Alley backing where drivers look out their driver side window also seems like it would be awkward.

Also wondering how driver training would work in this truck with only 1 seat in the front?

Not knocking the center seating position, just wondering if it’s another case of Tesla reinventing the wheel for no reason other to be different and in the process making things worse.
 
Curious to see how the center seating position works for drivers that pull up to gates with intercoms or pin pads.
Also seems like they went from having one blind spot (passenger side) to having both sides be blind sides.

Alley backing where drivers look out their driver side window also seems like it would be awkward.

Also wondering how driver training would work in this truck with only 1 seat in the front?

Not knocking the center seating position, just wondering if it’s another case of Tesla reinventing the wheel for no reason other to be different and in the process making things worse.
The blind spots in question have been covered by cameras,

the cameras again will cover that visibility In question with alley backing, and your neck won’t be sore.

there is a “jump seat” in the rear of the cab for a passenger, I favor this seating position because I don’t have to continually tell the passenger to get the heck out of my mirror.
I don’t know if center seating is right or wrong but as a driver I can see the benefits of feeling more “free” and unconfined if that’s even a word, but with anything if it looks different then what we are used to we question it.
 
Interestingly enough, the Semi’s center driver’s seat seemed to be fitted with a red seatbelt in the image, unlike other Teslas in production today.
Quite common for “company” trucks to have orange / hi-vis seatbelts to ensure usage, now with some companies requiring hi-vis vest / shirts it kind of negates the seat belt color
 
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advocate8

Active Member
Nov 12, 2019
1,446
2,890
Maryland
The blind spots in question have been covered by cameras,

the cameras again will cover that visibility In question with alley backing, and your neck won’t be sore.

there is a “jump seat” in the rear of the cab for a passenger, I favor this seating position because I don’t have to continually tell the passenger to get the heck out of my mirror.
I don’t know if center seating is right or wrong but as a driver I can see the benefits of feeling more “free” and unconfined if that’s even a word, but with anything if it looks different then what we are used to we question it.
It’s fair for people to be skeptical, though. Tesla does have a record of doing things that seem to be mainly for the sake of being different, things that -- taken as a whole -- aren’t wise but which Tesla can defend by pointing to modest advantages that don’t outweigh the downsides.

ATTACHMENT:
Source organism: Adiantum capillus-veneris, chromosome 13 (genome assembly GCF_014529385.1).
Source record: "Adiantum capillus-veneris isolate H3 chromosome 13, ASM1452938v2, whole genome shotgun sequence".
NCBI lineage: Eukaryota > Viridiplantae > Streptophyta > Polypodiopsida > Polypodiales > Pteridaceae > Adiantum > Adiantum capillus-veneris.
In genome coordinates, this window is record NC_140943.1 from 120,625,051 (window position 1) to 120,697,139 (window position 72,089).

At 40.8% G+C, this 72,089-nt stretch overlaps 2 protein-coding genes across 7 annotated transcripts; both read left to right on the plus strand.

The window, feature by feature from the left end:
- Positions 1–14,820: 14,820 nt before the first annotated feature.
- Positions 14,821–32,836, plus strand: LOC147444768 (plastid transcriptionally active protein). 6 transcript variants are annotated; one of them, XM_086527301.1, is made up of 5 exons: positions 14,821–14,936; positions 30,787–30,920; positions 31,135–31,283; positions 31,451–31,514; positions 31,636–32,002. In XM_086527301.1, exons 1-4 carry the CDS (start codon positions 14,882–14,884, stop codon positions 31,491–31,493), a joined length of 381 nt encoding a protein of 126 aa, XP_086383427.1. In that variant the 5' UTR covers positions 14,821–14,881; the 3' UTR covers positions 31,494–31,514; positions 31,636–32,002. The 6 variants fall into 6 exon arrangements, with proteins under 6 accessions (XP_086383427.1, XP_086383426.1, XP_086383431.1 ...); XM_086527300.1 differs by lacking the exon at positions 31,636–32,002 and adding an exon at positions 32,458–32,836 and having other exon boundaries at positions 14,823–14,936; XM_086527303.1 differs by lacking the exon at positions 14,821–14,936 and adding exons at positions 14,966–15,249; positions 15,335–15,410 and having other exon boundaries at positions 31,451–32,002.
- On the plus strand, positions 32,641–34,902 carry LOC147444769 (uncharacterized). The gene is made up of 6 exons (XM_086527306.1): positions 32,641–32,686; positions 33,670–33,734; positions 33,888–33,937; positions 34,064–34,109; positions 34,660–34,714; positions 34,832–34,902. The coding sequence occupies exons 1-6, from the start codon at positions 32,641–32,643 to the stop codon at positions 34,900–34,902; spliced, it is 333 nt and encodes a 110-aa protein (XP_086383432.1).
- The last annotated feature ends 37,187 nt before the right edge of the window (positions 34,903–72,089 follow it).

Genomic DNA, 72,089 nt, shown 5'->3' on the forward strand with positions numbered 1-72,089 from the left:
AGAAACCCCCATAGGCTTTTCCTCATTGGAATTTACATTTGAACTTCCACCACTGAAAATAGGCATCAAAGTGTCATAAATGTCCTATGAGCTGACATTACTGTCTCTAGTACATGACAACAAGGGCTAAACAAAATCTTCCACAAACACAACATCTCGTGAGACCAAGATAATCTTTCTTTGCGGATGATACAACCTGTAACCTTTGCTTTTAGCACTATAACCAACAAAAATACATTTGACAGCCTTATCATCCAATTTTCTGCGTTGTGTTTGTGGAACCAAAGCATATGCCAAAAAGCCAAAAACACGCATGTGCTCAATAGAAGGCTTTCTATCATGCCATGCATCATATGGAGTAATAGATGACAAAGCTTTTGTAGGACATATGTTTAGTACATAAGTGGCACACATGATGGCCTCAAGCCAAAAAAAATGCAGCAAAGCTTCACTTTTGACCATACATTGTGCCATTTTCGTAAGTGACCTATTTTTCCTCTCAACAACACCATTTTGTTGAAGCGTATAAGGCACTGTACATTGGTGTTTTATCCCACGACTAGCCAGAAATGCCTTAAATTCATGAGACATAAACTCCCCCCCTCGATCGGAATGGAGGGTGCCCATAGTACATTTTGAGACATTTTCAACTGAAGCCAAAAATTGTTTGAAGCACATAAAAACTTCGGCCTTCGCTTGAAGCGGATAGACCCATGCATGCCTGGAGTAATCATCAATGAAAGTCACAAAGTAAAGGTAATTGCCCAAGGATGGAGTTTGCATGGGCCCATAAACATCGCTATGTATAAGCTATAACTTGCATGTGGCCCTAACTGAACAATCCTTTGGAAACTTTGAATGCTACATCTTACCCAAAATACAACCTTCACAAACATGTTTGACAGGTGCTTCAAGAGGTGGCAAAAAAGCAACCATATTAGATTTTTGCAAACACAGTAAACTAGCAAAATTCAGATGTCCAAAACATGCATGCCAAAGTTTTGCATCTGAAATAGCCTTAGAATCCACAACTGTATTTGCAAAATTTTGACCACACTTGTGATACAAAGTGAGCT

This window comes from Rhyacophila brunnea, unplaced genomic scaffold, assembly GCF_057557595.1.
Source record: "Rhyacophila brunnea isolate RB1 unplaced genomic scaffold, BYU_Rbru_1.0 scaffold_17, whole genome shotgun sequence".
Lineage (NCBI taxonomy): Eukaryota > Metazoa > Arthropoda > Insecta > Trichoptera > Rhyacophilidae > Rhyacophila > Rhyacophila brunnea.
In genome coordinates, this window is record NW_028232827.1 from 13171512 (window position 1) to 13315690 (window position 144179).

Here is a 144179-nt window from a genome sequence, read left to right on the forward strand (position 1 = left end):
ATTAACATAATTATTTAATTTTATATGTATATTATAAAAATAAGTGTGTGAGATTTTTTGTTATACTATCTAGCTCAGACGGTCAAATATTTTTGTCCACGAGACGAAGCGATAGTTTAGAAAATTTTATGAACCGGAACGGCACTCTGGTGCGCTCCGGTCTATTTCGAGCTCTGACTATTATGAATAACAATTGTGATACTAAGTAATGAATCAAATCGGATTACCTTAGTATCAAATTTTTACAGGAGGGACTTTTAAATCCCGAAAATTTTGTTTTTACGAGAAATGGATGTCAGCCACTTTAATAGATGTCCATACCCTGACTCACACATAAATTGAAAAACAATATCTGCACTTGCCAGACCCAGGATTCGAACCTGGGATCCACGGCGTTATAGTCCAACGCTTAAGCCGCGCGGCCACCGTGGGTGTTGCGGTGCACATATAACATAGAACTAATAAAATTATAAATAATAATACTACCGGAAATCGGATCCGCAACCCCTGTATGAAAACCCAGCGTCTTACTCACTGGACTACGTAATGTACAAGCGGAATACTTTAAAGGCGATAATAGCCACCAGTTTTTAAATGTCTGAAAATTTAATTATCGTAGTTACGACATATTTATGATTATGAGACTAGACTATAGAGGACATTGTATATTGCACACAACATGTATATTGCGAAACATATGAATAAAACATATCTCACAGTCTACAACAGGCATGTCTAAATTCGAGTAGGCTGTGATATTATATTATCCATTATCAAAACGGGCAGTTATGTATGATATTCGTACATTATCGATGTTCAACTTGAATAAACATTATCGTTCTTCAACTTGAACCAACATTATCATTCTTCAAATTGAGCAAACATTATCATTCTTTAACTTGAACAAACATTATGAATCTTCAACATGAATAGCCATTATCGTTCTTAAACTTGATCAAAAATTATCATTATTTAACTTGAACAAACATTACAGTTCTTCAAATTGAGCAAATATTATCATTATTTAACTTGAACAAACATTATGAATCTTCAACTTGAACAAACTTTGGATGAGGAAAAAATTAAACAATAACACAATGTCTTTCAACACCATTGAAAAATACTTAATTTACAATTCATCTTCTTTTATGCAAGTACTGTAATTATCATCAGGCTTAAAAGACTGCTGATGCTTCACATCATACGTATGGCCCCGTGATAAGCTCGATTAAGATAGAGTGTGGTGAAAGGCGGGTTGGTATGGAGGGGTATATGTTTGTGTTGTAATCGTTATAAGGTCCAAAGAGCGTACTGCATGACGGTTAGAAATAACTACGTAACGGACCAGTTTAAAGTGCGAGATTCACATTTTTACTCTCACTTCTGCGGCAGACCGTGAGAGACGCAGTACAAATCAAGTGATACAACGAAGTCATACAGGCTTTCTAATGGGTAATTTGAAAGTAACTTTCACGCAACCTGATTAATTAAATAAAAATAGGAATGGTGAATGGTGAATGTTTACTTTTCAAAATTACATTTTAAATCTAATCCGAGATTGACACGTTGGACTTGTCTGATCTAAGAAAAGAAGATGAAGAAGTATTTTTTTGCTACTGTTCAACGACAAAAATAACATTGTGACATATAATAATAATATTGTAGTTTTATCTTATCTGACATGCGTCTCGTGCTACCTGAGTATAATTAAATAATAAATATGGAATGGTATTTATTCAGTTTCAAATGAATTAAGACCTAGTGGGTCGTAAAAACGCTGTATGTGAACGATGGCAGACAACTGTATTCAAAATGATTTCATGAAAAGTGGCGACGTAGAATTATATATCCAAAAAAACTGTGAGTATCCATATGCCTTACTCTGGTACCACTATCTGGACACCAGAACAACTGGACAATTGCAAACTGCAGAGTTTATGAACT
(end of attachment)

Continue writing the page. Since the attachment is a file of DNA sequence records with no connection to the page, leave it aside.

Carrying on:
It’s fair for people to be skeptical, though. Tesla does have a record of doing things that seem to be mainly for the sake of being different, things that -- taken as a whole -- aren’t wise but which Tesla can defend by pointing to modest advantages that don’t outweigh the downsides.
Or they just want to bish about anything Tesla no matter what because they know nothing about a product because it has not launched yet.
 
  • Disagree
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Curious to see how the center seating position works for drivers that pull up to gates with intercoms or pin pads.
Also seems like they went from having one blind spot (passenger side) to having both sides be blind sides.

Alley backing where drivers look out their driver side window also seems like it would be awkward.

Also wondering how driver training would work in this truck with only 1 seat in the front?

Not knocking the center seating position, just wondering if it’s another case of Tesla reinventing the wheel for no reason other to be different and in the process making things worse.
I doubt this company would design and produce this product without consulting with truck drivers.

Apparently the truck will pay for itself in two years due to the cost of diesel. My question is how it does in freezing temperatures and hilly terrain, which is an issue for all EVs.

I'm really looking forward to seeing these on the freeway! (And how long before the Fast Five frachise uses one as a prop in a movie....)
 

strider

Active Member
Oct 20, 2010
4,243
2,183
NE Oklahoma
The other huge question is how much the truck weighs by itself. Hauling potato chips was a smart initial mission as those are volume limited, not mass limited. But there are a limited number of those types of loads. The truck will need to be able to haul a 45k trailer while staying under 80k total weight or the economics will be much harder.
 
The other huge question is how much the truck weighs by itself. Hauling potato chips was a smart initial mission as those are volume limited, not mass limited. But there are a limited number of those types of loads. The truck will need to be able to haul a 45k trailer while staying under 80k total weight or the economics will be much harder.
Actually it needs to stay under 82,000 lbs GVWR, so by your own guidance that the truck would be able to haul a 45K trailer leaves 35K for the truck or 37K if you follow the 82K rule I can assure you the truck won’t weigh 35K. who said it will only haul potato chips?

Educational section, here are the numerous brands that fit under the umbrella of PepsiCo, Product Locator , so any of these products could be moved by the company PepsiCo that are purchasing these trucks.
Federal law allows “green” class 8 trucks a maximum of 82K also any trucks equipped with an APU
GENERALLY speaking the weight of the PRODUCT being hauled is around 45K the truck and trailer will weigh APPROXIMATELY 35K
Truck only weight is 14K - 19K depending on configuration brand and axle count.
Frito Lay as a company when Transporting chips GENERALLY uses their fleet of single axle day cab tractors with many of them operating on LNG.